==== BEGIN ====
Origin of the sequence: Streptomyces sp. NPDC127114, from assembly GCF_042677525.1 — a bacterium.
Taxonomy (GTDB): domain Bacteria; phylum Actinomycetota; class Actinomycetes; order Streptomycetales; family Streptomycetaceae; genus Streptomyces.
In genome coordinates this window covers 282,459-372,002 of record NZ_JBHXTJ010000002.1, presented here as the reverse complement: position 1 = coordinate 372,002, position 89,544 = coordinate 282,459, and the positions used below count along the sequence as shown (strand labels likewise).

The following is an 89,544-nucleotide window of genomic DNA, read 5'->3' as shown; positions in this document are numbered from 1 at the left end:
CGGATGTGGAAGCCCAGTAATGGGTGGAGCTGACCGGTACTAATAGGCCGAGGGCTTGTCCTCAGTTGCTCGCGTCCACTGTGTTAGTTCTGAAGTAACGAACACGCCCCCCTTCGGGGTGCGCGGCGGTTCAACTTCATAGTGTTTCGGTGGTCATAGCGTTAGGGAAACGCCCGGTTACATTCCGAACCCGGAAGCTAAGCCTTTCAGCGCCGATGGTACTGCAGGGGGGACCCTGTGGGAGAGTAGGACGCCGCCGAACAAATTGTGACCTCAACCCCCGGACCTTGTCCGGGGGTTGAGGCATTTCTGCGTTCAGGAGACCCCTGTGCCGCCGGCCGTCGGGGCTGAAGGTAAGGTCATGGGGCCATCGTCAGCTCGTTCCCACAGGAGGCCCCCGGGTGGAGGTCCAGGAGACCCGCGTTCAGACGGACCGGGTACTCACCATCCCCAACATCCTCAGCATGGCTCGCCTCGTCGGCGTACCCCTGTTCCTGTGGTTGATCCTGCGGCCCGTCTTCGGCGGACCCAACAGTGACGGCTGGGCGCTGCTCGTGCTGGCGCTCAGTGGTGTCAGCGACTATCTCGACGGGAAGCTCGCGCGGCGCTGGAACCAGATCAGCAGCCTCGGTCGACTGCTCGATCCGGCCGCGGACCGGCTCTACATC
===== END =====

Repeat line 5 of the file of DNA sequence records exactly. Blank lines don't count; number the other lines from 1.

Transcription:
CGGATGTGGAAGCCCAGTAATGGGTGGAGCTGACCGGTACTAATAGGCCGAGGGCTTGTCCTCAGTTGCTCGCGTCCACTGTGTTAGTTCTGAAGTAACGAACACGCCCCCCTTCGGGGTGCGCGGCGGTTCAACTTCATAGTGTTTCGGTGGTCATAGCGTTAGGGAAACGCCCGGTTACATTCCGAACCCGGAAGCTAAGCCTTTCAGCGCCGATGGTACTGCAGGGGGGACCCTGTGGGAGAGTAGGACGCCGCCGAACAAATTGTGACCTCAACCCCCGGACCTTGTCCGGGGGTTGAGGCATTTCTGCGTTCAGGAGACCCCTGTGCCGCCGGCCGTCGGGGCTGAAGGTAAGGTCATGGGGCCATCGTCAGCTCGTTCCCACAGGAGGCCCCCGGGTGGAGGTCCAGGAGACCCGCGTTCAGACGGACCGGGTACTCACCATCCCCAACATCCTCAGCATGGCTCGCCTCGTCGGCGTACCCCTGTTCCTGTGGTTGATCCTGCGGCCCGTCTTCGGCGGACCCAACAGTGACGGCTGGGCGCTGCTCGTGCTGGCGCTCAGTGGTGTCAGCGACTATCTCGACGGGAAGCTCGCGCGGCGCTGGAACCAGATCAGCAGCCTCGGTCGACTGCTCGATCCGGCCGCGGACCGGCTCTACATC